In October 2000, Mr. Cuomo, when he was the secretary of the Department of Housing and Urban Development, was accused of sex discrimination and harassment in an internal memo filed by Susan Gaffney, a former HUD inspector general. She accused Mr. Cuomo and other HUD officials of intimidation and harassment after she launched a congressionally requested audit into some of the work Mr. Cuomo had overseen.


Ms. Gaffney testified to Congress in 1998 that Mr. Cuomo's aides attempted to smear her, including publicizing an anonymous letter that Mr. Cuomo had allegedly received saying she was targeting minorities.

At one point, Mr. Cuomo assured her that he had nothing to do with the actions by key aides, she said. "I suggested that, if his key aides were acting without his approval, he should fire them; the Secretary did not respond," she said in the 1998 testimony, adding that tactics used by Mr. Cuomo and his aides were "dirty tricks" to force her to resign.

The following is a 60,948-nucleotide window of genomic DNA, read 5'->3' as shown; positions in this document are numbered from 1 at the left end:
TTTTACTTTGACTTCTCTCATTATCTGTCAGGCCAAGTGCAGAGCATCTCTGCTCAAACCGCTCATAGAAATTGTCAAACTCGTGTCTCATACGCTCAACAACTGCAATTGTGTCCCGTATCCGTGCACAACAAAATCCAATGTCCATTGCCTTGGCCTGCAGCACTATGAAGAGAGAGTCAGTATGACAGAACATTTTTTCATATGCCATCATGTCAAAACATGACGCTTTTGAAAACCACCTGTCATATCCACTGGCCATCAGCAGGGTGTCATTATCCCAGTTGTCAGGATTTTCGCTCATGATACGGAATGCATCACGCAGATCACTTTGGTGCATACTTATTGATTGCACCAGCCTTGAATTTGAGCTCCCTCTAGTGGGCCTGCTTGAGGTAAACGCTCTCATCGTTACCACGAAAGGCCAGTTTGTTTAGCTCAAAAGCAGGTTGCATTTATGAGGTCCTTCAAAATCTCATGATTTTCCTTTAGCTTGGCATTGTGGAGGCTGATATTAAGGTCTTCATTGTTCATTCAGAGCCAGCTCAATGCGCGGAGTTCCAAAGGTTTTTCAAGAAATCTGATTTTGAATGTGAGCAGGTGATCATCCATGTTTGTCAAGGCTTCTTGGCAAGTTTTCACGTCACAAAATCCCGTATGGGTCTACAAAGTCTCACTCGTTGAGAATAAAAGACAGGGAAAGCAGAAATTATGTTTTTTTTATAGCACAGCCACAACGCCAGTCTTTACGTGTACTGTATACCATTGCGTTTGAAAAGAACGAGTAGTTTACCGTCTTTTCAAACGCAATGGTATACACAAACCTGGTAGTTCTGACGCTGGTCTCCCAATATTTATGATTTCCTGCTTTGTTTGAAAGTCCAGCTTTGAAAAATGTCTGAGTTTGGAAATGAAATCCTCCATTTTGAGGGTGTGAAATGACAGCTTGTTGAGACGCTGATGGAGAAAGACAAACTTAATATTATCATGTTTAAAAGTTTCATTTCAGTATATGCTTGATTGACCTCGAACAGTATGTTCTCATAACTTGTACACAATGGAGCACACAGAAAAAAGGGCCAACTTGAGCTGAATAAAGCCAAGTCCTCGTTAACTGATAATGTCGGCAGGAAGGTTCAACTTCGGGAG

Ms. Gaffney couldn't be reached.

After Ms. Boylan tweeted her account in December, she said in a Feb. 24 Medium post that media outlets received "parts of a supposed confidential personnel file" from her time with the administration. Ms. Boylan said in the post that she had never seen the file and that it was an effort to smear her.

In response to Ms. Boylan's claim about her personnel record, Beth Garvey, the acting counsel to the governor, said: "With certain limited exceptions, as a general matter, it is within a government entity's discretion to share redacted employment records, including in instances when members of the media ask for such public information and when it is for the purpose of correcting inaccurate or misleading statements."

Ms. Boylan also said in the Medium post that "the Governor's loyalists called around town, asking about me."

One recipient of a call said the caller asked in December if Ms. Boylan had been in touch with the recipient, and what the recipient thought of her claims.

Another recipient of a call said that a caller, a current official in the Cuomo administration, asked if reporters had been contacted about Ms. Boylan and wanted to confirm the nature of the recipient's experience with Ms. Boylan. "The subtext was clear: I was being asked to dish dirt on her," the recipient said.